Advertise on ChoralNet 
ChoralNet logo
The mission of the ACDA is to inspire excellence in choral music through education, performance, composition, and advocacy.

What do I say to a student ...? (pop music)

What do I say to my 5th-12th grade students who frequently ask me to sing "more modern music of their generation."  I don't mind doing some contemporary arrangements if they're good.  But so many are just plain awful!!  How do I explain to a 10 year old that it isn't my job to teach them what is on the radio.  But to expose them to the rich heritage of HUNDREDS of years of music that is out there?  
"Mr. W., why are we singing this old stuff?  Why don't we sing something that's from our generation on the radio and stuff."  Is the question that is posed to me on a weekly basis.  What do you say to your students/ensemble members.  
Our school is too small to have a show choir or jazz ensemble, much less the talent to sing complicated well arranged pop/rock/show tunes.
Replies (22): Threaded | Chronological
on August 29, 2013 4:00pm
I've been asked recently "why don't we sing more pop music."  "Why don't we sing more music from OUR generation??"  I know that students crave that kind of familiarity.  I know that they crave that driving 4/4 beat. I also know that colleges tend to foster the idea that classical music is an upper echelon to pop music.  And I agree with them to a point.
Here's my thought.  It is my job to open up the minds of these students to more than just pop or rock music.  It is NOT my job to teach them how to classically sing Carly Rae Jepson who never wrote that song to be classically sung in the first place.  When I choose pop music I refuse (for vocal health reasons) to have my students belting.  The rich history of music in this world has indeed evolved because of the changes in society.  And composers either changed with those times or faded away.  I listen to pop music EVERY day on my way home from work.  However, because I was exposed to classical music in high school I have developed a strong and long lasting appreciation for it.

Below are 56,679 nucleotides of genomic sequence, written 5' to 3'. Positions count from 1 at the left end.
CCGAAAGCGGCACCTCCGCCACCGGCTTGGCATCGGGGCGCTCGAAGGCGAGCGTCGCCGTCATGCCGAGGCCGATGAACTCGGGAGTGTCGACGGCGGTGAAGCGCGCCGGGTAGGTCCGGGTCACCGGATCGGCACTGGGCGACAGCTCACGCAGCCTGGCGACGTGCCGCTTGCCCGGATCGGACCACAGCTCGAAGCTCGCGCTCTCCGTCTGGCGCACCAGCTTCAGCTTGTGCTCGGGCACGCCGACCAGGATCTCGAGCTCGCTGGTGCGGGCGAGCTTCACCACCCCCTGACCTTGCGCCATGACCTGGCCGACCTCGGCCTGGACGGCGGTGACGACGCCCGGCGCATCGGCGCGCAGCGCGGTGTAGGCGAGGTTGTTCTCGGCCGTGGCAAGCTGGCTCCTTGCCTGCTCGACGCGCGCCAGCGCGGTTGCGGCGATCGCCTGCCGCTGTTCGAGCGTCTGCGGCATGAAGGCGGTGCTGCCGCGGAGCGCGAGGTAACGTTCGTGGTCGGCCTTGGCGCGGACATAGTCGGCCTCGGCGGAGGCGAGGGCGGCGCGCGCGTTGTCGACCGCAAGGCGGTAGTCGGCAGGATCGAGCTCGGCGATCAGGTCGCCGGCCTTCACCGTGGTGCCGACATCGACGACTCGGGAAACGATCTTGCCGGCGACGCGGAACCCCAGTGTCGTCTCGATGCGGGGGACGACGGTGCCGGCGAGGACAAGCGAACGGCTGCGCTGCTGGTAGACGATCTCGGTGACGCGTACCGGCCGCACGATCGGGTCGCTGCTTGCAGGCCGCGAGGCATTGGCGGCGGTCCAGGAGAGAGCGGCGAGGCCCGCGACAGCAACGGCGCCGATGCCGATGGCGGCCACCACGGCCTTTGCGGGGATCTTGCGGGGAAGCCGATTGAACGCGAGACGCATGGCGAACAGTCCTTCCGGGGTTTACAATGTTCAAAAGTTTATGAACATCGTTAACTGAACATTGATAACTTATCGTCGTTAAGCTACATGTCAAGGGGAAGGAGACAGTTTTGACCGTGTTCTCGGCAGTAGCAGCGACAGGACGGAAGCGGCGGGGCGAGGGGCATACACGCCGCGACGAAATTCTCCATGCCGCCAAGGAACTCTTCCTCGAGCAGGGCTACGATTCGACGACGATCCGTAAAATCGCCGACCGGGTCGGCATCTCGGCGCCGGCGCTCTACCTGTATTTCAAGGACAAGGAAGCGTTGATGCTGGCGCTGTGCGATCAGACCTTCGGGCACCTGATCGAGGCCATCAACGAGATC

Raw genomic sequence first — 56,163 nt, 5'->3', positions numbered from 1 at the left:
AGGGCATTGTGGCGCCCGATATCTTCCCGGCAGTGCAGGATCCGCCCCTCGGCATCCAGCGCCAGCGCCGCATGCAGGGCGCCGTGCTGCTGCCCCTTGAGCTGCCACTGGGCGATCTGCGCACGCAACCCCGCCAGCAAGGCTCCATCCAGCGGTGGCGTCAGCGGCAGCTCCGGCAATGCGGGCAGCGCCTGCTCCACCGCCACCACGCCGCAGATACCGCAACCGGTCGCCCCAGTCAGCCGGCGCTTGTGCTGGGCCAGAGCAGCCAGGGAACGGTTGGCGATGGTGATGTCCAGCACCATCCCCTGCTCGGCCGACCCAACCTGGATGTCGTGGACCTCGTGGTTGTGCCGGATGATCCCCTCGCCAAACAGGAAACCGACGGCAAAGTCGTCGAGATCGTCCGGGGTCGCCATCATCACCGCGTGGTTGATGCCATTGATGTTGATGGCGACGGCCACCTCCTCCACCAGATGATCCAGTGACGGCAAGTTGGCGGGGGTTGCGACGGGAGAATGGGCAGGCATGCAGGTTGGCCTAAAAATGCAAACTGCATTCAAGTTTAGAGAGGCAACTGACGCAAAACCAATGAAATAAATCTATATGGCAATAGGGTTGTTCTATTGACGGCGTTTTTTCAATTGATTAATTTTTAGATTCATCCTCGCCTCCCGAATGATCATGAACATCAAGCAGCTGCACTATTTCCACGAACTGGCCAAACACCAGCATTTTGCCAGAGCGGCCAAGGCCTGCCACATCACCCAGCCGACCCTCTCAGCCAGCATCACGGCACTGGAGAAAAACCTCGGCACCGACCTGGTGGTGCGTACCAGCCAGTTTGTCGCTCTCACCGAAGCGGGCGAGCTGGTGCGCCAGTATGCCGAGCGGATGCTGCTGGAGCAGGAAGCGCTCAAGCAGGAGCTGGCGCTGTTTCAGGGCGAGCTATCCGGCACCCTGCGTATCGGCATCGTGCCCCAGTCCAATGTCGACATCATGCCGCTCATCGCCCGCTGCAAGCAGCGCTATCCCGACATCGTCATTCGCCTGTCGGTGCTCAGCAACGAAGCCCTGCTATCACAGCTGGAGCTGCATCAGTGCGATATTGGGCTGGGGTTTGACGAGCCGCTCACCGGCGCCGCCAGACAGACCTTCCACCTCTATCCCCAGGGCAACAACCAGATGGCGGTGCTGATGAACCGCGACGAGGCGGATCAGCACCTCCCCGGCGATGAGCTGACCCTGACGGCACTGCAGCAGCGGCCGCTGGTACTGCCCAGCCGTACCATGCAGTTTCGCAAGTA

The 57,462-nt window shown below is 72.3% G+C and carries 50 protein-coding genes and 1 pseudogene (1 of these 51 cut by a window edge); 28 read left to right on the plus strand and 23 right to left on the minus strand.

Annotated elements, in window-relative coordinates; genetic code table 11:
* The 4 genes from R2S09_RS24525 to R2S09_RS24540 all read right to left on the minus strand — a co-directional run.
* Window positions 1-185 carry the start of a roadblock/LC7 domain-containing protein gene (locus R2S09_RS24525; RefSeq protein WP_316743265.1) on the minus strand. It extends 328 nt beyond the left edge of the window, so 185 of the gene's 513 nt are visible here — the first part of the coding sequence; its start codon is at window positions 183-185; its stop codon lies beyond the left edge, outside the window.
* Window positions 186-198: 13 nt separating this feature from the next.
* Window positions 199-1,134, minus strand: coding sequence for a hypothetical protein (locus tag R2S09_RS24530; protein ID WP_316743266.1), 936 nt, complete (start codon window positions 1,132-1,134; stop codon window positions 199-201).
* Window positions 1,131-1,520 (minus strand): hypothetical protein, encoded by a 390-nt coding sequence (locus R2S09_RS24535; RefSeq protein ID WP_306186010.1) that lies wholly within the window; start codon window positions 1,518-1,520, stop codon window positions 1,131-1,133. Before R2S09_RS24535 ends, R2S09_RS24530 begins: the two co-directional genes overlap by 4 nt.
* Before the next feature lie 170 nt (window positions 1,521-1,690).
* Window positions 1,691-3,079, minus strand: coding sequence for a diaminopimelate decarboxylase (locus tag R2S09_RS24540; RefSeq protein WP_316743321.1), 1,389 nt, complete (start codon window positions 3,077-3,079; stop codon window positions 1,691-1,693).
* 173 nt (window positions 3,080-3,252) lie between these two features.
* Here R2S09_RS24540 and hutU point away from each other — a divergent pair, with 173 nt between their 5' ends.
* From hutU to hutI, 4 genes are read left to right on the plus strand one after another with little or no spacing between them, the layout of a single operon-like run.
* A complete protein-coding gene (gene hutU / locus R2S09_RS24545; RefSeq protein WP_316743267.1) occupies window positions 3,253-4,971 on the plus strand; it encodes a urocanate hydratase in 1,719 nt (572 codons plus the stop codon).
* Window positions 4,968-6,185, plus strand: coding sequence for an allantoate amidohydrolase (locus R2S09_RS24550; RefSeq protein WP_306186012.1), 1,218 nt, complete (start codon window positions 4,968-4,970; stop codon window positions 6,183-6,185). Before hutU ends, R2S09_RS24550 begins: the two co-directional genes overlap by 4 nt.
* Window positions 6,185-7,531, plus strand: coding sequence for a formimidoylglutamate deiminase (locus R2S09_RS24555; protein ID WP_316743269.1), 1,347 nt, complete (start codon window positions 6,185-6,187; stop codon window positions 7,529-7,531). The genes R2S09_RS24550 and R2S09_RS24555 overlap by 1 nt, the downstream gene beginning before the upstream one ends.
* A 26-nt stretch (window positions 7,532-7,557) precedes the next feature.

Here's another thought, and this ties into whether the arrangments are of quality or not.  Students will do something if they know they can be successful at it and it somehow peaks their interest.  No student wants to walk into something where they know they'll fail.  It has been my experience that students bought into what I was "selling" because they realized that not only was the music interesting and challenging, but that they actually sounded good doing it.  There is an aesthetic to hiting a 4+-part chord in a classically oriented piece that is inexplicably awesome.  So yes, students could come into class and sing "call me mabye" arranged by the best arranger in the world, but due to the nature of the fact that it was written as a pop song, for a soloist, and not a vocal jazz ensemble piece or a choral selection, it has a significantly harder time achieving that affect and has 9 times out of 10 left my students underwhelmed.  We did it, we did it well, but in the end it was less than they hoped for.